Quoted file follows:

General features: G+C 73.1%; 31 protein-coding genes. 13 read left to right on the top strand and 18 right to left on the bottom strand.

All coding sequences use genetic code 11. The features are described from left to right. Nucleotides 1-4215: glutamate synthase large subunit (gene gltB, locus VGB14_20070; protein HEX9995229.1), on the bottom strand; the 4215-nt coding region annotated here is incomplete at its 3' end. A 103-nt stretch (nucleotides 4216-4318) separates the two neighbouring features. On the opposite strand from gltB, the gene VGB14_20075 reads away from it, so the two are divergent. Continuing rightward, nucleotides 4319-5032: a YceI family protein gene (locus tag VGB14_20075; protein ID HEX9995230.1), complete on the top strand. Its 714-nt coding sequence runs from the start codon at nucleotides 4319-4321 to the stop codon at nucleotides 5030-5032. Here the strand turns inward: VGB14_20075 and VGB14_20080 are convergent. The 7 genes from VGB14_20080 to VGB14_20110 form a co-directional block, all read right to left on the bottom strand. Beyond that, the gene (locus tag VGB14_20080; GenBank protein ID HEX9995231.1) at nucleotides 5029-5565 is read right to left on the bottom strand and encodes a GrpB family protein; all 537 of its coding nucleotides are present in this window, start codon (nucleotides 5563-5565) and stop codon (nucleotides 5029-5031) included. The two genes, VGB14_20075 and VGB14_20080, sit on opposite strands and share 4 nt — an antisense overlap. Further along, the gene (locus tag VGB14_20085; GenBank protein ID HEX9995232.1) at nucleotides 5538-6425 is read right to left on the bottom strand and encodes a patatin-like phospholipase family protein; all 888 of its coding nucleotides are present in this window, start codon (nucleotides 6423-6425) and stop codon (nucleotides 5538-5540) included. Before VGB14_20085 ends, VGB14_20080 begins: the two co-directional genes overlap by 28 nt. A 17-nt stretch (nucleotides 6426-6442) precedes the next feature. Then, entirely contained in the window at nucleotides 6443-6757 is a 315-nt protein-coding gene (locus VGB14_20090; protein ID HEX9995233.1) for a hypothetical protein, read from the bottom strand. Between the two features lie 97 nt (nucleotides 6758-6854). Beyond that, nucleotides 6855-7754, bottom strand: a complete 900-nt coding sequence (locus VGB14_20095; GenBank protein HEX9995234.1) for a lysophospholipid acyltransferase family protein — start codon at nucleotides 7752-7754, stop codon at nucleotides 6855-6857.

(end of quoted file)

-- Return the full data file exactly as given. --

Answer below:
General features: G+C 73.1%; 31 protein-coding genes. 13 read left to right on the top strand and 18 right to left on the bottom strand.

All coding sequences use genetic code 11. The features are described from left to right. Nucleotides 1-4215: glutamate synthase large subunit (gene gltB, locus VGB14_20070; protein HEX9995229.1), on the bottom strand; the 4215-nt coding region annotated here is incomplete at its 3' end. A 103-nt stretch (nucleotides 4216-4318) separates the two neighbouring features. On the opposite strand from gltB, the gene VGB14_20075 reads away from it, so the two are divergent. Continuing rightward, nucleotides 4319-5032: a YceI family protein gene (locus tag VGB14_20075; protein ID HEX9995230.1), complete on the top strand. Its 714-nt coding sequence runs from the start codon at nucleotides 4319-4321 to the stop codon at nucleotides 5030-5032. Here the strand turns inward: VGB14_20075 and VGB14_20080 are convergent. The 7 genes from VGB14_20080 to VGB14_20110 form a co-directional block, all read right to left on the bottom strand. Beyond that, the gene (locus tag VGB14_20080; GenBank protein ID HEX9995231.1) at nucleotides 5029-5565 is read right to left on the bottom strand and encodes a GrpB family protein; all 537 of its coding nucleotides are present in this window, start codon (nucleotides 5563-5565) and stop codon (nucleotides 5029-5031) included. The two genes, VGB14_20075 and VGB14_20080, sit on opposite strands and share 4 nt — an antisense overlap. Further along, the gene (locus tag VGB14_20085; GenBank protein ID HEX9995232.1) at nucleotides 5538-6425 is read right to left on the bottom strand and encodes a patatin-like phospholipase family protein; all 888 of its coding nucleotides are present in this window, start codon (nucleotides 6423-6425) and stop codon (nucleotides 5538-5540) included. Before VGB14_20085 ends, VGB14_20080 begins: the two co-directional genes overlap by 28 nt. A 17-nt stretch (nucleotides 6426-6442) precedes the next feature. Then, entirely contained in the window at nucleotides 6443-6757 is a 315-nt protein-coding gene (locus VGB14_20090; protein ID HEX9995233.1) for a hypothetical protein, read from the bottom strand. Between the two features lie 97 nt (nucleotides 6758-6854). Beyond that, nucleotides 6855-7754, bottom strand: a complete 900-nt coding sequence (locus VGB14_20095; GenBank protein HEX9995234.1) for a lysophospholipid acyltransferase family protein — start codon at nucleotides 7752-7754, stop codon at nucleotides 6855-6857.